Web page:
General Strike: France
Significant protests by students and workers on an international scale marked 1968. In France these protests took on an exceptional character. Involving at their height between 7 and 10 million strikers and 150 million working days lost, the May-June strikes were the largest ever recorded.
In addition to these figures, 1968 also had the social, cultural and political impact of an earthquake. Bruno Groppo remarked, "For any French person, 1968 immediately evokes the May events: so close a linguistic association of the year and the month that one automatically and instinctively says 'May 1968'." As a result this movement occupies so important a place in the French collective memory that it has ended up by obscuring the other events of this critical year.
Familiarity does not always imply clarity, and it is difficult with hindsight to retrace the coherence of the events. Their singularity lies in the conjunction of two major crises on behalf of students and workers that did not merge. At the end of nearly two months of often violent demonstrations, these events led to an overwhelming victory by the Right in parliamentary elections. Whether the revolution was unattainable, betrayed, or failed is often debated. The French May 1968 has been the subject of many interpretations and is still analyzed more as a societal phenomenon than as a classic labor conflict.
- 1948: Israel becomes a nation and is immediately attacked by a coalition of Arab countries.
- 1953: Korean War, a conflict with no clear victors, ends with an armistice establishing an uneasy peace between South Korea and North Korea.
- 1958: China's Mao Zedong proclaims the Great Leap Forward, a program of enforced rapid industrialization that will end a year later, a miserable failure.
- 1963: U.S. Supreme Court rules that no municipal, county, or state government may require recitation of the Lord's Prayer or of Bible verses in public schools.
- 1968: Communist victories in the Tet offensive mark the turning point in the Vietnam War and influence a growing lack of confidence in the war, not only among America's youth, but within the establishment as well.
- 1968: Dr. Martin Luther King, Jr., is assassinated on 4 April, and Robert Kennedy on 5 June.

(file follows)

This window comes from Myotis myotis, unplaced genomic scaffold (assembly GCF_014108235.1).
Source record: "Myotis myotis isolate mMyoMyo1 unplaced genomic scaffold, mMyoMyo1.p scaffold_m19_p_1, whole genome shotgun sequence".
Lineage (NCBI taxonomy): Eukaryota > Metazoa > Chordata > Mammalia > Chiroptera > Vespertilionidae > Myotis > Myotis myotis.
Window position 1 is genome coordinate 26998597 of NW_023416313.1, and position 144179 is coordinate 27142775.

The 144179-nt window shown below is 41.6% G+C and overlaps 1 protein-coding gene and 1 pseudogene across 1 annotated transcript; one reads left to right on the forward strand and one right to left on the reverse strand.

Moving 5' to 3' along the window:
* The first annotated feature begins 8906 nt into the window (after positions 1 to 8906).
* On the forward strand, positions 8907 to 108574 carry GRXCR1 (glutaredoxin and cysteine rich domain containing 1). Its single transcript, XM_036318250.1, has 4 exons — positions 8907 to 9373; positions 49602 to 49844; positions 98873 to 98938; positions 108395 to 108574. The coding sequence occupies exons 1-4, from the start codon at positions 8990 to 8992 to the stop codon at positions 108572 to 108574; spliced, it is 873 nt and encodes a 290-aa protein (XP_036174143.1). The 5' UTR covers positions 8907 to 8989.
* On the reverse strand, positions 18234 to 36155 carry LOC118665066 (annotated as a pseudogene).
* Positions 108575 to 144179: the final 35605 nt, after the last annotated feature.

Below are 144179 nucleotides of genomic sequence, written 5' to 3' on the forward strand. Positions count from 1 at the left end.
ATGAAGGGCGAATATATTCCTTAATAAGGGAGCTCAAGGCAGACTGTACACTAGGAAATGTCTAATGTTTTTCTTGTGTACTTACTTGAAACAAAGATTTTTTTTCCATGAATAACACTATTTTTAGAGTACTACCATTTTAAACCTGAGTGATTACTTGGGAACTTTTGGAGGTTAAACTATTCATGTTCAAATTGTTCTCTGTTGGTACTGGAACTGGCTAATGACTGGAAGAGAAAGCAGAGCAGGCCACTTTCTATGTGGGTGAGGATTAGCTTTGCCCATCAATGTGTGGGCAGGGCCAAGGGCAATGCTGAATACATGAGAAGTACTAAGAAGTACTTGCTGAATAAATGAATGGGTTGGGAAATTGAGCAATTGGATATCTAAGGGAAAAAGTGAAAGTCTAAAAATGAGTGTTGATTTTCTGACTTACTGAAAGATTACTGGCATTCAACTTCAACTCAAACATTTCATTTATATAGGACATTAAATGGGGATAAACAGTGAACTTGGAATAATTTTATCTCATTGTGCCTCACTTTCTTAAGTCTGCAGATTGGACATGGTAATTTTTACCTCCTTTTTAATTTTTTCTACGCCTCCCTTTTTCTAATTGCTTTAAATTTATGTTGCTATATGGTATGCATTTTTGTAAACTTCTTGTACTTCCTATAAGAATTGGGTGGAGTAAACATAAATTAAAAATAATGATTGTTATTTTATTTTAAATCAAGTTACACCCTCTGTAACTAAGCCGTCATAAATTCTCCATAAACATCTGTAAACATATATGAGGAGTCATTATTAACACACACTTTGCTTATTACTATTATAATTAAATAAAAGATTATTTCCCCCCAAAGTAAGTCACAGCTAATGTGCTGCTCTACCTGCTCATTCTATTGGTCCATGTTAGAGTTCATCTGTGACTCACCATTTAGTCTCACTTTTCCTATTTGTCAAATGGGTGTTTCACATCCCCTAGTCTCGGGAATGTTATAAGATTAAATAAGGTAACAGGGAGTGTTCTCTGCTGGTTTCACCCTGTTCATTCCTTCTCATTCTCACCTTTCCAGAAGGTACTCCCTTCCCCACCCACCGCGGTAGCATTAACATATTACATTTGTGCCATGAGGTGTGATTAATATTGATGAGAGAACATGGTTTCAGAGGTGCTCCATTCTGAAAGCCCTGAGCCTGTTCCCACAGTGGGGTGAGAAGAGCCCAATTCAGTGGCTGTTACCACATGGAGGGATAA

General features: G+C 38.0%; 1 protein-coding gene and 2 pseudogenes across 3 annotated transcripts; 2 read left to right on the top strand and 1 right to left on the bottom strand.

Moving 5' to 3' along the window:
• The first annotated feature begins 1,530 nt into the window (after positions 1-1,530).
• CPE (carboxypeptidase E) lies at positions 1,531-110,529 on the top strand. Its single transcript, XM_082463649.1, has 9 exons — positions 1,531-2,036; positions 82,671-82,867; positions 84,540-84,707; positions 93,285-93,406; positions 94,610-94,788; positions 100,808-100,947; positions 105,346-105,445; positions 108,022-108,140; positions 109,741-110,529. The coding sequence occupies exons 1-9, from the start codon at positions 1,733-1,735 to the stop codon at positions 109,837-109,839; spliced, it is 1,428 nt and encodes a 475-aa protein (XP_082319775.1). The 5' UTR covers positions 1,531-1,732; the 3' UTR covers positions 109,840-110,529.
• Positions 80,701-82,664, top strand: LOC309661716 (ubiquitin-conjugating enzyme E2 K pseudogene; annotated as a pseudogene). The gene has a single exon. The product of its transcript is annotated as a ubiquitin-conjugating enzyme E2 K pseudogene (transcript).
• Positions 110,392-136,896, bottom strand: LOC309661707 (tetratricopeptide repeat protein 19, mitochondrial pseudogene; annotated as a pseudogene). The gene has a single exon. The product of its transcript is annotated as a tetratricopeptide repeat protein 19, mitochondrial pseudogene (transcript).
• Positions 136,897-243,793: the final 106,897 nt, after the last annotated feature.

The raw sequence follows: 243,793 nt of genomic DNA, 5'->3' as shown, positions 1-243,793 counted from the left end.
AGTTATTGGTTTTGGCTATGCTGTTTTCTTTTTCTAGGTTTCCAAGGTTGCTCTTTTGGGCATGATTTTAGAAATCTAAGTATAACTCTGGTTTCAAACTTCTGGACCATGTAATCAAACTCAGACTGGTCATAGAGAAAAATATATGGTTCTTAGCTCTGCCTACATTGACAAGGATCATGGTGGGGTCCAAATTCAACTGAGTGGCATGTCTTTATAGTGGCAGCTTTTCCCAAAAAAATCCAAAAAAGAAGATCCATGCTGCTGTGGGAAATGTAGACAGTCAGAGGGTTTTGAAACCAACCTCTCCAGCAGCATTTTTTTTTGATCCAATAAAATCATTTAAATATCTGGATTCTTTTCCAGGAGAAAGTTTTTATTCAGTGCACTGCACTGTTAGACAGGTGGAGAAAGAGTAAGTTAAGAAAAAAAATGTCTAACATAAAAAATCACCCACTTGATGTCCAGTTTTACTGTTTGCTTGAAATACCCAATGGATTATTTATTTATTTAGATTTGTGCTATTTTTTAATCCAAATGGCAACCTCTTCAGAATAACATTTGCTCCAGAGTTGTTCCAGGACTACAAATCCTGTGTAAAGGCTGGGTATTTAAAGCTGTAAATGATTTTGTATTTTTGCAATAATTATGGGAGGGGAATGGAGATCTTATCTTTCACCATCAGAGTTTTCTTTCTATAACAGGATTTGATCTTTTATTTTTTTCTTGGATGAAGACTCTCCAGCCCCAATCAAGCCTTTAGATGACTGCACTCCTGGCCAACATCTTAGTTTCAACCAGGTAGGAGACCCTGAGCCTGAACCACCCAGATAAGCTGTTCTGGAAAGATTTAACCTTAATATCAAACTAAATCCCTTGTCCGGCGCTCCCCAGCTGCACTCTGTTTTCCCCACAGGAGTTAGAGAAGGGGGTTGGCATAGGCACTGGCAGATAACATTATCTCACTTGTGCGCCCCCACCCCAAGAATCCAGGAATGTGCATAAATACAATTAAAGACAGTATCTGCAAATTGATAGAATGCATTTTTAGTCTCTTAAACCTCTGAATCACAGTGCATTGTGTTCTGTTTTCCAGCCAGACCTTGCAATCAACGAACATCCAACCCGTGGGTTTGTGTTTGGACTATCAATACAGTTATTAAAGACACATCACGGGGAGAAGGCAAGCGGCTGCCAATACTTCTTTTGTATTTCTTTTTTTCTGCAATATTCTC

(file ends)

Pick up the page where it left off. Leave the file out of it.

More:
- 1968: Violence erupts at the Democratic National Convention in Chicago.
- 1968: After Czechoslovakia adopts a more democratic, popular regime, Soviet and Warsaw Pact forces invade to crush the uprising.
- 1973: Signing of peace accords in Paris in January ends the Vietnam War.
- 1978: U.S. Senate approves a measure presented by President Carter the year before, to turn the Panama Canal over to Panama by 2000.
- 1983: Sally Ride becomes the first female U.S. astronaut (the Soviets were ahead by two decades, with Valentina Tereshkova) when she goes into space aboard the shuttle Challenger.
Event and Its Context
A sudden and uncontrollable explosion, the May movement had its origins in the processes of accelerated economic and social modernization that affected the industrialized world in the aftermath of World War II. An exceptional level of growth culminated from the increase in working hours, an intensification of work, and the widespread existence of low pay. Throughout the 1960s this situation heightened social tensions. Several important strikes occurred, in particular a huge miners' strike in 1963.
The year 1968 continued the ambient agitation of the times and opened with a wave of disputes involving engineering workers. The level of the protests pressured the government for the first time in 15 years to grant a legal permit to the traditional 1 May march.
Despite being strongly mobilized on the eve of the "May events," the working class, however, only played a secondary role in triggering them. For the first time in history, students moved to the front rank of the social struggle. Considerably transformed by the early beginnings of mass access to secondary and higher education, swollen by the demographic boom, influenced by changing values and the development of a mass consumption society, they started to levy totally unexpected demands.
Students Trigger a General Strike
The May events began at the University of Nanterre. Built in 1964 on an army training ground surrounded by shanty towns, it housed no less than 11,000 students. From 1967 the university was the source of a growing series of conflicts over such issues as sexual freedoms and victimizations of certain students in the exams.
Confronted by a wave of protest demonstrations that had been fueled by the 22 March Movement—a united front with anarchist leadership that began at Nanterre on 22 March 1968 following a demonstration against the arrest of a student suspected of involvement in terrorism—the university dean decided on 2 May to suspend all classes.